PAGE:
The flight data recorder (left) and cockpit voice recorder were recovered from the aircraft undamaged.

The NTSB's investigative team completed the examination of the airplane wreckage and runway. The wreckage was removed to a secure storage location at San Francisco International Airport. The Airplane Systems, Structures, Powerplants, Airplane Performance, and Air Traffic Control investigative groups completed their on-scene work. The Flight Data Recorder and Cockpit Voice Recorder groups completed their work in Washington. The Survival Factors/Airport group completed their interviews of the first responders.[84] The next phase of the investigation included additional interviews, examination of the evacuation slides and other airplane components, and a more detailed analysis of the airplane's performance.[25] Based on a preliminary review of FDR data, the NTSB stated there was no anomalous behavior of the engines, the autopilot, the flight director, or the autothrottle.[25][15] The autothrottle control was found to be in the "armed" position during documentation of cockpit levers and switches,[5][13][85] differing from both the "on" and "off" positions.[citation needed] Furthermore, the pilot flying's flight director (Primary Flight Display) was deactivated whereas the instructor pilot's was activated.[13] (This may prove to be significant, as deactivating neither or both Flight Directors enables and forces an autothrottle "wake-up" whereas deactivating only one Flight Director inhibits an autothrottle "wake-up".)[86][87]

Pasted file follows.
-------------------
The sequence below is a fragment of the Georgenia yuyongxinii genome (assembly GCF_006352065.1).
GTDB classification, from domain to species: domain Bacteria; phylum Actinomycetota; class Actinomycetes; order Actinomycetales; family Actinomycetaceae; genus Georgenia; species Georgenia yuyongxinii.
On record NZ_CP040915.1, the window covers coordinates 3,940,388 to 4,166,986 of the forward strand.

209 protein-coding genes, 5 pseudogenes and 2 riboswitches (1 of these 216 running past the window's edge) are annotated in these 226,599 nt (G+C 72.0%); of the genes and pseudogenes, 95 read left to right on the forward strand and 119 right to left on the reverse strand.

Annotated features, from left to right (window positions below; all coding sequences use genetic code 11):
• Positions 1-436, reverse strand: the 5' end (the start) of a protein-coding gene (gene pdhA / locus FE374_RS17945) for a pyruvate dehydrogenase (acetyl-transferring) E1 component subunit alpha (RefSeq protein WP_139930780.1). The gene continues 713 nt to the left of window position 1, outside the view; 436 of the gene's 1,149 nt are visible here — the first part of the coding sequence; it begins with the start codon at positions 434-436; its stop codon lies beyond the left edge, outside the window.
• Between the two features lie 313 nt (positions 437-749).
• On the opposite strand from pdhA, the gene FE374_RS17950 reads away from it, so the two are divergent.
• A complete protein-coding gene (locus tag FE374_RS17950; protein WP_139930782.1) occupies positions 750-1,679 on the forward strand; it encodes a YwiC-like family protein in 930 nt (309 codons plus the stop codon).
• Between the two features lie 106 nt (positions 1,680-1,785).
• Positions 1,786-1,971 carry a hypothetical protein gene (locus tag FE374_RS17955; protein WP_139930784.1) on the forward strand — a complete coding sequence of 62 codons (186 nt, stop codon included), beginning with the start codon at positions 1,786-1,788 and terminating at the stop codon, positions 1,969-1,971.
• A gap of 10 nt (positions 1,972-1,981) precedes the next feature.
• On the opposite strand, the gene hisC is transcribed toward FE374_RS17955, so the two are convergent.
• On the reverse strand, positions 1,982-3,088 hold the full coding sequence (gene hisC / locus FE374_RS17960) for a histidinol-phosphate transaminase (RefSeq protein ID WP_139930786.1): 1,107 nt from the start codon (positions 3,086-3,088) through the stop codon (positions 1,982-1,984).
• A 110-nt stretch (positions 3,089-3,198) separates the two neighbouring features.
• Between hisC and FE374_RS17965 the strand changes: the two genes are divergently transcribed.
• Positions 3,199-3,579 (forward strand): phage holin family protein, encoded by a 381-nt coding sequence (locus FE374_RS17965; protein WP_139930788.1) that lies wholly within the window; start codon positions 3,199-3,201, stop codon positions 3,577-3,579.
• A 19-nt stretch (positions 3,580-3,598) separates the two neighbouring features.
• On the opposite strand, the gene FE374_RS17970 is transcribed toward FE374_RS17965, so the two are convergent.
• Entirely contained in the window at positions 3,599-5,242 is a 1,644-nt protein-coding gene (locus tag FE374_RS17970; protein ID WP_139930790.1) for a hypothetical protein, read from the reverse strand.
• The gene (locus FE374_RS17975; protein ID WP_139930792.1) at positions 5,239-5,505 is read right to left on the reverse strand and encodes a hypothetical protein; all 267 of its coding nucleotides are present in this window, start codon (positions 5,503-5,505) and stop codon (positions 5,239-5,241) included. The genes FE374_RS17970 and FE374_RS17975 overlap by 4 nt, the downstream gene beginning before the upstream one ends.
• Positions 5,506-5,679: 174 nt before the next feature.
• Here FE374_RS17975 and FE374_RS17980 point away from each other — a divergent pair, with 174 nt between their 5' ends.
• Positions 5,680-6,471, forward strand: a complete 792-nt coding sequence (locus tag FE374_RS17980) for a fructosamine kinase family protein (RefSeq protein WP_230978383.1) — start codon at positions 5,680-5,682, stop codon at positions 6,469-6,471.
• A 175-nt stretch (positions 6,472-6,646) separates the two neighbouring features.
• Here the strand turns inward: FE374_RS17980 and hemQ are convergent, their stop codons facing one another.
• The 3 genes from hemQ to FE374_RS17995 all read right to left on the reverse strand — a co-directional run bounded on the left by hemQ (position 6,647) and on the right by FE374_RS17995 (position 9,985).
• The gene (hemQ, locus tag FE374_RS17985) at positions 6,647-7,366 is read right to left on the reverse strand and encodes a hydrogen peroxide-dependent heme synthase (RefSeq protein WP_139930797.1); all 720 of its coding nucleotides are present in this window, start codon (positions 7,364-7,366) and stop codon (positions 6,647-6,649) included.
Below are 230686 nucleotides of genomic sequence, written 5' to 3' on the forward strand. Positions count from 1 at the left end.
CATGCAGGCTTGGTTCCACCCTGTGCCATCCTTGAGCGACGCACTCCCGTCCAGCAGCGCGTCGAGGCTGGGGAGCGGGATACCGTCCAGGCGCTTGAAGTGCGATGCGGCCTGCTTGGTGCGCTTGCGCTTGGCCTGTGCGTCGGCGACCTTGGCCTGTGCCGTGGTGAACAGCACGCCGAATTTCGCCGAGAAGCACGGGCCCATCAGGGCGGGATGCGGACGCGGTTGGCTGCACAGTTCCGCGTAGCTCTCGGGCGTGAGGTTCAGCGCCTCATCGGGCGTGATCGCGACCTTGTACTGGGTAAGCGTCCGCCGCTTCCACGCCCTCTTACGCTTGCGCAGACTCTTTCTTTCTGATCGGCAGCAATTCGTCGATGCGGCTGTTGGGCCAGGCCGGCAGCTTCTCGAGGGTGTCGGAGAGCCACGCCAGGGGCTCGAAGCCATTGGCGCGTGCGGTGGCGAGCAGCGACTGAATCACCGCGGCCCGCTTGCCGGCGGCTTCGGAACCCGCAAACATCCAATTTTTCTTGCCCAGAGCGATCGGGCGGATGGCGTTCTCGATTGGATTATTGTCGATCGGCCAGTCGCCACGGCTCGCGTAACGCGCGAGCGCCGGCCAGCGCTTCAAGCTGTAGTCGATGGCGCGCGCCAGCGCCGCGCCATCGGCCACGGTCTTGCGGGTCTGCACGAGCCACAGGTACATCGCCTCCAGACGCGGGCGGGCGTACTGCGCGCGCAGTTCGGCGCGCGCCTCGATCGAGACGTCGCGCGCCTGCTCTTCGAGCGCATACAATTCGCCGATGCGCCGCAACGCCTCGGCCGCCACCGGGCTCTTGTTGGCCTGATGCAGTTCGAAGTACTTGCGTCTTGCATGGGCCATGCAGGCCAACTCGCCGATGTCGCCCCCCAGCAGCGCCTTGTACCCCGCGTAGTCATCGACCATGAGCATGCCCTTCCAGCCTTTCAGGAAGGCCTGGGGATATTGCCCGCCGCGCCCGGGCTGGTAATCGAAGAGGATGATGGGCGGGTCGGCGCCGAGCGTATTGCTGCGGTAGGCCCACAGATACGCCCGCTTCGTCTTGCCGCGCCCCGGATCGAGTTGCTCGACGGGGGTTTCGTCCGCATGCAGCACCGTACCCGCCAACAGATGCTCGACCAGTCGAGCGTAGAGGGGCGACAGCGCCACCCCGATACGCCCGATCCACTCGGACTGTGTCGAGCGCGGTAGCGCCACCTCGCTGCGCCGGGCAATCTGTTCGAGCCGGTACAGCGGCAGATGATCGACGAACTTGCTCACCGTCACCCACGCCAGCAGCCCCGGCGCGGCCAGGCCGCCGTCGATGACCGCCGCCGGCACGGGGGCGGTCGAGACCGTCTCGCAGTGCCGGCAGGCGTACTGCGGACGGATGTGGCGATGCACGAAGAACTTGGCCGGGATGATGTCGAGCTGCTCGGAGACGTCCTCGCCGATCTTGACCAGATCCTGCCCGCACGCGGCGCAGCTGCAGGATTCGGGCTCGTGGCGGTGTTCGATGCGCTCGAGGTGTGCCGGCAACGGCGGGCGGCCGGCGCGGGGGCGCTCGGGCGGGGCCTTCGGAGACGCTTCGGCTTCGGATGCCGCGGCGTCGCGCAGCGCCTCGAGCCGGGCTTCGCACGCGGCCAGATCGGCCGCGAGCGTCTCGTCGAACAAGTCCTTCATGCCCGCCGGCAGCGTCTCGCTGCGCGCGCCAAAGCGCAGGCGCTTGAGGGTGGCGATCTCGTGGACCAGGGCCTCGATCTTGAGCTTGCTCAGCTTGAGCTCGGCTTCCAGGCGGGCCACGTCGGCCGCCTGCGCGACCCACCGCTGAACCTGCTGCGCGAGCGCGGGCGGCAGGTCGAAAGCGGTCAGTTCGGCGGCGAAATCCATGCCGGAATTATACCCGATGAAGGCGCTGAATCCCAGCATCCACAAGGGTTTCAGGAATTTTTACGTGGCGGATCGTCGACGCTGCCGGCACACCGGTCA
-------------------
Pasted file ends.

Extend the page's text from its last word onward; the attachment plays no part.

Hersman said: "In this flight, in the last 2.5 minutes of the flight, from data on the flight data recorder we see multiple autopilot modes and multiple autothrottle modes ... We need to understand what those modes were, if they were commanded by pilots, if they were activated inadvertently, if the pilots understood what the mode was doing."[38][88] Hersman has repeatedly emphasized it is the pilot's responsibility to monitor and maintain correct approach speed[89] and that the crew's actions in the cockpit are the primary focus of the investigation.[90][failed verification][91]

NTSB animation reconstructing the failed descent
 
Descent flight path

The final report into the crash was released on June 24, 2014.[92] The NTSB found that the "Mismanagement of Approach and Inadequate Monitoring of Airspeed led to the Crash of Asiana flight 214". The NTSB determined that the flight crew mismanaged the initial approach and that the airplane was well above the desired glidepath. In response, the captain selected an inappropriate autopilot mode (FLCH, or Flight Level Change) that, without the captain's awareness, resulted in the autothrottle no longer controlling airspeed. The aircraft then descended below the desired glidepath with the crew unaware of the decreasing airspeed. The attempted go-around was conducted below 100 feet, by which time it was too late. Over-reliance on automation and lack of systems understanding by the pilots were cited as major factors contributing to the accident.[93]

The NTSB further determined that the pilot's faulty mental model of the airplane's automation logic led to his inadvertent deactivation of automatic airspeed control. In addition, Asiana's automation policy emphasized the full use of all automation and did not encourage manual flight during line operations. The flight crew's mismanagement of the airplane's vertical profile during the initial approach led to a period of increased workload that reduced the monitoring pilot's awareness of the flying pilot's actions around the time of the unintended deactivation of automatic airspeed control. Insufficient flight crew monitoring of airspeed indications during the approach likely resulted from expectancy, increased workload, fatigue, and automation reliance. Lack of compliance with standard operating procedures and crew resource management were cited as additional factors.[94]